“Last year going into the spring, we didn’t know who we were,” Ensminger said at the LSU’s Coaching Caravan this summer, citing the uncertainty all across the offense. “There were a lot of questions to get answered, so we couldn’t be as broad last spring. We had to confine what we did.”
But this year is different.
This time, the Tigers return a vast majority of the offensive starters from last season as they enter year two of the Ensminger era.
This time, Burrow has a full year under his belt in Baton Rouge, as opposed to the mere months he had prior to last season.
And this time, LSU has a new addition to the coaching staff that might just be the missing piece it’s been looking for.
Meet Joe Brady.
THE SAINT THAT WAS SENT
It says a lot if you’re able to catch the eye of Saints head coach Sean Payton.
He’s a highly regarded football guru that has put together record-setting offenses during his time in New Orleans. But something about Brady drew Payton to pluck him from his modest graduate assistant title with Penn State and hire him as an offensive assistant for the Saints.
The job was a massive step up from any position Brady had previously held. His playing career as a backup wide receiver for William & Mary consisted of three receptions for 34 yards, and he joined the Tribe’s coaching staff one year later as a linebackers coach.
He spent two seasons in that capacity before moving to his grad assistant role with Penn State. Two years later, the now-29-year-old was coaching in the NFL.
“He came [to New Orleans] with some pretty good insight relative to certain elements of the passing game,” Payton said at his season-ending press conference earlier this year. “He’s a tremendous worker and a guy that you could rely on for information relative to what a quarterback or a system might be doing. His background relative to the [run-pass option] stuff was very good. He was someone who was good to work with and good to have on the staff.”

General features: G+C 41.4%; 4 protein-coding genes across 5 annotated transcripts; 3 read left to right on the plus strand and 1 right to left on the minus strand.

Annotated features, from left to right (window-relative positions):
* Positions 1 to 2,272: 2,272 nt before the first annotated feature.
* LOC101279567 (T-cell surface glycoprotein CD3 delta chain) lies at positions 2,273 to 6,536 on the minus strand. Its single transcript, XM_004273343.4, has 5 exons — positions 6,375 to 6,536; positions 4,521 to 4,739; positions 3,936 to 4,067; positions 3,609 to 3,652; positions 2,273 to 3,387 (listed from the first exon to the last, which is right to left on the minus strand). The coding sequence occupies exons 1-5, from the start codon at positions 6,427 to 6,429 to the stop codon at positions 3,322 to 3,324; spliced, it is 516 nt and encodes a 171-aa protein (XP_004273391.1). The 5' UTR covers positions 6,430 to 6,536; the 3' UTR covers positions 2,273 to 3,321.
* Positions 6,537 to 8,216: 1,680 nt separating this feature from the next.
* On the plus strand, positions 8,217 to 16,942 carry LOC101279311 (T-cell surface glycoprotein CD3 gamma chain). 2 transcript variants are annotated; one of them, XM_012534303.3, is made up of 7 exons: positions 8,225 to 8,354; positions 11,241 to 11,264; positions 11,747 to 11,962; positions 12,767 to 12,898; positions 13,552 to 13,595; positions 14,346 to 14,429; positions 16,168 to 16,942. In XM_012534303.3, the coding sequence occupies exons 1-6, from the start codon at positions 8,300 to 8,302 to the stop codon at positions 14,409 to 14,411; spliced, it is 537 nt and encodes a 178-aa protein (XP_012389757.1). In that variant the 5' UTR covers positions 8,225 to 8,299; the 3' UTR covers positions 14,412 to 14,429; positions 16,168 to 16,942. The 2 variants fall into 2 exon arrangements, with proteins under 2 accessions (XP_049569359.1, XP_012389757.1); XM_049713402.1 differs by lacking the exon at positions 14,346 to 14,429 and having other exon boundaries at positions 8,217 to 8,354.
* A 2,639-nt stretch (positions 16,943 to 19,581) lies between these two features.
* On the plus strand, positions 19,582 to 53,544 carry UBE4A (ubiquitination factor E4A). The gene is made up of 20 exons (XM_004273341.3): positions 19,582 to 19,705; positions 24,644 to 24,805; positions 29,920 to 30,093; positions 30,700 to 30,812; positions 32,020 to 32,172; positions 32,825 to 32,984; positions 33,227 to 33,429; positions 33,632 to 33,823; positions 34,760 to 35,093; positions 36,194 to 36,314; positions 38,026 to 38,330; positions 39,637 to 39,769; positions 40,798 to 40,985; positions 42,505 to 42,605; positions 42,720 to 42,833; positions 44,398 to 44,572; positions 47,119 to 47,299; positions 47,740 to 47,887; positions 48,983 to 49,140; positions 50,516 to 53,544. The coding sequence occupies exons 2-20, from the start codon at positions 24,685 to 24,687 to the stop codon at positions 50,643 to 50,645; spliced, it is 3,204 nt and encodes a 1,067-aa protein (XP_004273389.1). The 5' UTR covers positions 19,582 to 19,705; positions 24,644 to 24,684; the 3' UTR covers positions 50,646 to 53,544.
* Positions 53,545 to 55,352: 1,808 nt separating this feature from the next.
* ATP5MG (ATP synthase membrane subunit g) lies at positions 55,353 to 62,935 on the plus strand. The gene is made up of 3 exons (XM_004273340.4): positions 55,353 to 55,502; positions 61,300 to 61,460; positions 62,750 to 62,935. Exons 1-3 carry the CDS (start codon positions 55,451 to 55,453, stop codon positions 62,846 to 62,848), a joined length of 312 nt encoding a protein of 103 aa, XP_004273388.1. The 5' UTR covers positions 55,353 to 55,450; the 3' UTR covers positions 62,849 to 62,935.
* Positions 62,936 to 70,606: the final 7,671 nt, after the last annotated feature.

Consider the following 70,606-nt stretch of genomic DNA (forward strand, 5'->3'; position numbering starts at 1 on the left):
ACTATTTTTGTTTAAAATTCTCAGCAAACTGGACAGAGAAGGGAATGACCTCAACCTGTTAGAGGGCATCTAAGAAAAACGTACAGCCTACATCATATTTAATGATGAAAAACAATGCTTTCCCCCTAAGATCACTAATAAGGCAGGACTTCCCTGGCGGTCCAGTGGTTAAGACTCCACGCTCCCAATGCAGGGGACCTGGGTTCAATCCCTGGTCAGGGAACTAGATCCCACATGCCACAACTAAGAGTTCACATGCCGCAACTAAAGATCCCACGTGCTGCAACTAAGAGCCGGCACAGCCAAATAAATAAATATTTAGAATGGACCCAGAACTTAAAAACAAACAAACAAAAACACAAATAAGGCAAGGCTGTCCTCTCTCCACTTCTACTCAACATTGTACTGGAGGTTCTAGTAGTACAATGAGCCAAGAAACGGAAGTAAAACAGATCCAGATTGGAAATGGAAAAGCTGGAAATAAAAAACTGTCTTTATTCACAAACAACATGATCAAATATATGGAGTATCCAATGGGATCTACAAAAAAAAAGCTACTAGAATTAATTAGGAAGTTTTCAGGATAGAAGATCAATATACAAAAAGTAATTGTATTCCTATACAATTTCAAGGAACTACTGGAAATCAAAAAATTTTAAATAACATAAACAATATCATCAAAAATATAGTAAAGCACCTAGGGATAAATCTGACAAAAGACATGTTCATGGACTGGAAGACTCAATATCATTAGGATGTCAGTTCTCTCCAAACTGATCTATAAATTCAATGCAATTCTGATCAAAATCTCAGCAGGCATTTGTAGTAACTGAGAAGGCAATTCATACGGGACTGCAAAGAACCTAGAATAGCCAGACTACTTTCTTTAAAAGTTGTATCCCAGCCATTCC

Brady’s meteoric rise through the coaching ranks continued when LSU managed to lure him to Baton Rouge to help modernize the Tigers’ offense.
He was only formally announced as the Tigers’ passing game coordinator in late January, but it hasn’t taken him long to leave his mark on the offense.
“We’re more advanced on offense than we’ve ever been,” Orgeron said during the Coaches Caravan this summer. “One of the things that we have to do at LSU in the spread offense is give our players space, put the ball in their hands and let them make plays. We have to improve in our short passing game, our intermediate passing game and our crossing routes to make things difficult for the defense. Joe Brady has brought all of that to our game.”
The two seasons Brady was involved with the Saints, the team’s offense averaged 385.2 yards and nearly 30 points per game. He worked with some of the NFL’s best at their respective positions, including Drew Brees, Michael Thomas and Alvin Kamara.
It’s premature to compare LSU’s roster to some of the brightest stars of the professional game, but there’s also no denying the embarrassment of riches at the Tigers’ disposal. Brady has seen the weapons he has to work with, and the potential is sky high.
“I saw LSU as an elite opportunity,” Brady says. “The receiver unit at LSU—it’s hard to find a better unit to coach, both from a historic standpoint and the group I’m coaching right now. I thought having an opportunity to put a stamp on the offense to help take LSU to the next level from an offensive perspective was an opportunity I couldn’t pass up.”
Combine Brady’s brain with Burrow’s brawn, and LSU just might have the tools to change the narrative.
JOE + JOE = GO
It’s hard not to feel like the stars are finally aligning for LSU.
Its quarterback is established. The offensive system is moving in the right direction. And the roster is littered with four- and five-star talents. Now, it’s just a matter of execution.
So the question must be asked: How, tangibly, will the offense be different in 2019?
Two words: speed and space.